Continued religious persecution against Christians and other religious minorities, and ties with violent extremist groups, raises critical questions about the Khartoum regime’s role and true interests as a U.S. counterterrorism partner
Despite its bid for normalized ties with the United States and the rest of the world, Sudan continues a long-established tradition of brutally persecuting religious minorities, including the demolition of churches, and continues its ties with violent extremist groups, according to an in-depth report published today by the Enough Project.
In October this year, the United States lifted longstanding comprehensive sanctions on Sudan citing improvements in the Sudanese government’s counterterrorism and its broader humanitarian and human rights record. The report, “Radical Intolerance: Sudan’s Religious Oppression and Embrace of Extremist Groups,” analyzes the Khartoum regime’s track record and raises critical questions about its role and true interests as a counterterrorism partner.
Dr. Suliman Baldo, report author and Senior Policy Advisor at the Enough Project, said: “Sudan’s radical and intolerant regime is alleging improvements in its human rights and counterterrorism record as it pursues normalized relations with the United States and the rest of the world. However, the realities in Sudan bely the official spin doctoring – the regime’s long record, which continues today, of persecuting Christian minorities and many others in Sudan. The government’s ongoing abuse has included allowing extremist groups and its own security agencies to perpetrate violent attacks on Muslim Sufi groups, moderate Muslim scholars, rights defenders, and intellectuals. Also of grave concern are the regime’s longstanding links with active extremist religious groups in the country, some of which call for jihad, advocate for groups like al-Qaida or the Islamic State group, and threaten Westerners and Western interests.”
The report recommends that U.S. policymakers should account for religious persecution and associations with extremists as they embark on the next phase of engagement and anticipated discussions about remaining sanctions, terminating Sudan’s designation as a state sponsor of terrorism, and forgiving Sudan’s debt.
Omer Ismail, Senior Policy Advisor at the Enough Project, said: “It is essential that the United States pivot rapidly and aggressively to the relationship’s next phase, which should focus on creating leverage for much more fundamental reforms that could change the nature of the authoritarian, kleptocratic Sudanese state and better secure the rights of Christians, minority Muslims, war-affected Sudanese people, and others who have been victimized by this regime for nearly 30 years.”
The report recommends that the ultimate reward that the Khartoum regime seeks, that of the abolition of its designation as a state sponsor of international terrorism, should be directly connected to real and measurable change such as the implementation of a comprehensive peace deal in Darfur that returns the millions of forcibly displaced persons to their original areas.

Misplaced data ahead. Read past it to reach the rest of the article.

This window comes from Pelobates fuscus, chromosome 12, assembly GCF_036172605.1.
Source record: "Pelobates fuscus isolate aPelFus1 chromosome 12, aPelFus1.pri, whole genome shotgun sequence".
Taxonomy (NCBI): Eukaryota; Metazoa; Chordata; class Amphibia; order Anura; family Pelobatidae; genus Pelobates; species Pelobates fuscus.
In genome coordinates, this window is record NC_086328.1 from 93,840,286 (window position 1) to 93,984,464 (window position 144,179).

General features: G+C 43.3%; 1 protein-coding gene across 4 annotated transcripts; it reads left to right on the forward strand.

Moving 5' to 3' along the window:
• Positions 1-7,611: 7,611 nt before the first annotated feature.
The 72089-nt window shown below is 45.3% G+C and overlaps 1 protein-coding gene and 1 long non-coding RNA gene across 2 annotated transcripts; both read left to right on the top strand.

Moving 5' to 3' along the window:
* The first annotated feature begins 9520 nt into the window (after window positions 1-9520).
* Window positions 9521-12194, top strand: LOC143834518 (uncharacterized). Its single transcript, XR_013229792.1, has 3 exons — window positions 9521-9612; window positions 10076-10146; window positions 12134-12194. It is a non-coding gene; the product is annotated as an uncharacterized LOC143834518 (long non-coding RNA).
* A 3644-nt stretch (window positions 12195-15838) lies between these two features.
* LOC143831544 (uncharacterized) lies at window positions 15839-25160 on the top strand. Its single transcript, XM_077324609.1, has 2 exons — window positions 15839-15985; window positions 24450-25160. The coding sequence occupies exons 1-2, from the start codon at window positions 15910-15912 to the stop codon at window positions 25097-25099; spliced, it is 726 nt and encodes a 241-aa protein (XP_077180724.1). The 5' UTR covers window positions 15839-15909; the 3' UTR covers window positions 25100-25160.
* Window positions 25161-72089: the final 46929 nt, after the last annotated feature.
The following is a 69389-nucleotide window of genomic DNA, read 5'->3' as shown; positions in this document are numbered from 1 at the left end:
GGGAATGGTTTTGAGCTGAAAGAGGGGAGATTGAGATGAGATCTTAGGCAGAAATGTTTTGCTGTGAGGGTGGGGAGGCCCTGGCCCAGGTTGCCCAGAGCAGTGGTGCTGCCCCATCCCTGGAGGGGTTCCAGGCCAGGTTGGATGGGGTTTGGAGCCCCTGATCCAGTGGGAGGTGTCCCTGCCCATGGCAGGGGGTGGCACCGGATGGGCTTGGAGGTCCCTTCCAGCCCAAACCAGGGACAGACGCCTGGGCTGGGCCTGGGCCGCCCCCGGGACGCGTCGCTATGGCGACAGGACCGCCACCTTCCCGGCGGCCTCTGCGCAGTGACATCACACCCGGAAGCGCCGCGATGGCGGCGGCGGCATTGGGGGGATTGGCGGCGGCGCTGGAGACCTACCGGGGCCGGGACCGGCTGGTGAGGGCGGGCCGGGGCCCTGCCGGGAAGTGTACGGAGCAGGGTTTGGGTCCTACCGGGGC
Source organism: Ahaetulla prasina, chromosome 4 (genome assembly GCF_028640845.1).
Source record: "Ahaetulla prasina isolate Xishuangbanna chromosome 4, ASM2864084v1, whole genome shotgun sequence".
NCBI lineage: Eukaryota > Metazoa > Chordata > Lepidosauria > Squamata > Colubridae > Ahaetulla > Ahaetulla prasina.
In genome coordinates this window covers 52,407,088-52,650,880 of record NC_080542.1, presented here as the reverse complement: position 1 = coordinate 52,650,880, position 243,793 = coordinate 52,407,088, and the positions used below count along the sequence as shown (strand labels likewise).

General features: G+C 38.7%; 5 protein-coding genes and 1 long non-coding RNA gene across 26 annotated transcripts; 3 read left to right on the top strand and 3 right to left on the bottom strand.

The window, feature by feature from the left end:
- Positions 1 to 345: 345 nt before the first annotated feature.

Dr. Baldo added: “Financial pressures, while sparing the Sudanese public, should focus on key officials and their networks that undermine peace and human rights. Pressures should include network sanctions combined with anti-money laundering measures. In addition, financial institutions should be encouraged to engage in heightened monitoring and alert potential money laundering activities or other risky activities, particularly by Sudanese politically exposed persons who may otherwise use the U.S. and international financial systems to move or obscure the proceeds of corruption.”
According to the report, other tangible reforms to be delivered by the regime in Sudan could include:
- Reforming the laws that discriminate against Christians and other religious minorities;
- Ensuring that constitutional provisions guaranteeing equal rights to all citizens—regardless of their religious beliefs or regional or ethnic background—are respected in practice;
- Upholding the rights to free speech and freedom of association and assembly, including and especially for those defending fundamental rights; and
- Genuinely countering violent extremist groups, including Salafist jihadi groups, that threaten, excommunicate, and attack those defending freedoms of religion and thought.
Click here for the full report.
ABOUT THE ENOUGH PROJECT – an anti-atrocity policy group
The Enough Project supports peace and an end to mass atrocities in Africa’s deadliest conflict zones. Together with its investigative initiative The Sentry, Enough counters armed groups, violent kleptocratic regimes, and their commercial partners that are sustained and enriched by corruption, criminal activity, and the trafficking of natural resources. By helping to create consequences for the major perpetrators and facilitators of atrocities and corruption, Enough seeks to build leverage in support of peace and good governance. Enough conducts research in conflict zones, engages governments and the private sector on potential policy solutions, and mobilizes public campaigns focused on peace, human rights, and breaking the links between war and illicit profit. Learn more – and join us – at www.EnoughProject.org.